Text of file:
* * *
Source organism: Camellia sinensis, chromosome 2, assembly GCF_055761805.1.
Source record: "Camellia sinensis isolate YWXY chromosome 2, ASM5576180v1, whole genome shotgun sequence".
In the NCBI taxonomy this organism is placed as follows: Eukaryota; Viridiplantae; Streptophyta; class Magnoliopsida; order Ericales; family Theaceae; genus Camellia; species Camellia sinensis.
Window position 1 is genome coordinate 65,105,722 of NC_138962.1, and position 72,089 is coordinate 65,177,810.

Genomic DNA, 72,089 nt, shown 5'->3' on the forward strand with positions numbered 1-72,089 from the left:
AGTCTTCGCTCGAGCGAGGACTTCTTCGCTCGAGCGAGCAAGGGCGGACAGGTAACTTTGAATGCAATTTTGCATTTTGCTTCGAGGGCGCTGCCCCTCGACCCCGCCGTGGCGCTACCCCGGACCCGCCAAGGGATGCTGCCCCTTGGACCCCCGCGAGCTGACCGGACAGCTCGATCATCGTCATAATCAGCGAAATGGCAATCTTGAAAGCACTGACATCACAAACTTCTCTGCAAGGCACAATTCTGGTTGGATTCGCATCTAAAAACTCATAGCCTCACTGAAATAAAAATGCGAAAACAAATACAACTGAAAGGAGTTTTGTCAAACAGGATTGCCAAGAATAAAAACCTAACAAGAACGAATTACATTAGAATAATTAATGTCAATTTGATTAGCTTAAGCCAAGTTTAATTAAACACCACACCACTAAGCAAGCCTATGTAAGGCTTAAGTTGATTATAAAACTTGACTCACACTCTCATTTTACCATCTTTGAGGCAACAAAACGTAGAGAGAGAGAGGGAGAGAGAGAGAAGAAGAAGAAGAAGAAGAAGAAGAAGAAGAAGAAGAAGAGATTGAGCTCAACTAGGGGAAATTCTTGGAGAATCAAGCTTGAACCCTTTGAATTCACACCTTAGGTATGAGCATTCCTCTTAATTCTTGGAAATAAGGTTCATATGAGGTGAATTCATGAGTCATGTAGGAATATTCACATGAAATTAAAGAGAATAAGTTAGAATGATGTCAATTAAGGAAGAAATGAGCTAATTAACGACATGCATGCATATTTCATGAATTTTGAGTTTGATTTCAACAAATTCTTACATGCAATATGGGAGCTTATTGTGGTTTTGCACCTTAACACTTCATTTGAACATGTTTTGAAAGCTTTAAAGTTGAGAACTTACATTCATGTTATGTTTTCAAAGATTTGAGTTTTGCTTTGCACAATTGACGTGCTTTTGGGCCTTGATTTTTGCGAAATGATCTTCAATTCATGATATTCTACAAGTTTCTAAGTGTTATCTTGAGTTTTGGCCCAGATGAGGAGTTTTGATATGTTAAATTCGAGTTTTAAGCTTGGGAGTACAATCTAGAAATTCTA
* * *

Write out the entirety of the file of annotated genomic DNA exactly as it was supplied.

Source organism: Camellia sinensis, chromosome 2, assembly GCF_055761805.1.
Source record: "Camellia sinensis isolate YWXY chromosome 2, ASM5576180v1, whole genome shotgun sequence".
In the NCBI taxonomy this organism is placed as follows: Eukaryota; Viridiplantae; Streptophyta; class Magnoliopsida; order Ericales; family Theaceae; genus Camellia; species Camellia sinensis.
Window position 1 is genome coordinate 65,105,722 of NC_138962.1, and position 72,089 is coordinate 65,177,810.

Genomic DNA, 72,089 nt, shown 5'->3' on the forward strand with positions numbered 1-72,089 from the left:
AGTCTTCGCTCGAGCGAGGACTTCTTCGCTCGAGCGAGCAAGGGCGGACAGGTAACTTTGAATGCAATTTTGCATTTTGCTTCGAGGGCGCTGCCCCTCGACCCCGCCGTGGCGCTACCCCGGACCCGCCAAGGGATGCTGCCCCTTGGACCCCCGCGAGCTGACCGGACAGCTCGATCATCGTCATAATCAGCGAAATGGCAATCTTGAAAGCACTGACATCACAAACTTCTCTGCAAGGCACAATTCTGGTTGGATTCGCATCTAAAAACTCATAGCCTCACTGAAATAAAAATGCGAAAACAAATACAACTGAAAGGAGTTTTGTCAAACAGGATTGCCAAGAATAAAAACCTAACAAGAACGAATTACATTAGAATAATTAATGTCAATTTGATTAGCTTAAGCCAAGTTTAATTAAACACCACACCACTAAGCAAGCCTATGTAAGGCTTAAGTTGATTATAAAACTTGACTCACACTCTCATTTTACCATCTTTGAGGCAACAAAACGTAGAGAGAGAGAGGGAGAGAGAGAGAAGAAGAAGAAGAAGAAGAAGAAGAAGAAGAAGAAGAAGAGATTGAGCTCAACTAGGGGAAATTCTTGGAGAATCAAGCTTGAACCCTTTGAATTCACACCTTAGGTATGAGCATTCCTCTTAATTCTTGGAAATAAGGTTCATATGAGGTGAATTCATGAGTCATGTAGGAATATTCACATGAAATTAAAGAGAATAAGTTAGAATGATGTCAATTAAGGAAGAAATGAGCTAATTAACGACATGCATGCATATTTCATGAATTTTGAGTTTGATTTCAACAAATTCTTACATGCAATATGGGAGCTTATTGTGGTTTTGCACCTTAACACTTCATTTGAACATGTTTTGAAAGCTTTAAAGTTGAGAACTTACATTCATGTTATGTTTTCAAAGATTTGAGTTTTGCTTTGCACAATTGACGTGCTTTTGGGCCTTGATTTTTGCGAAATGATCTTCAATTCATGATATTCTACAAGTTTCTAAGTGTTATCTTGAGTTTTGGCCCAGATGAGGAGTTTTGATATGTTAAATTCGAGTTTTAAGCTTGGGAGTACAATCTAGAAATTCTA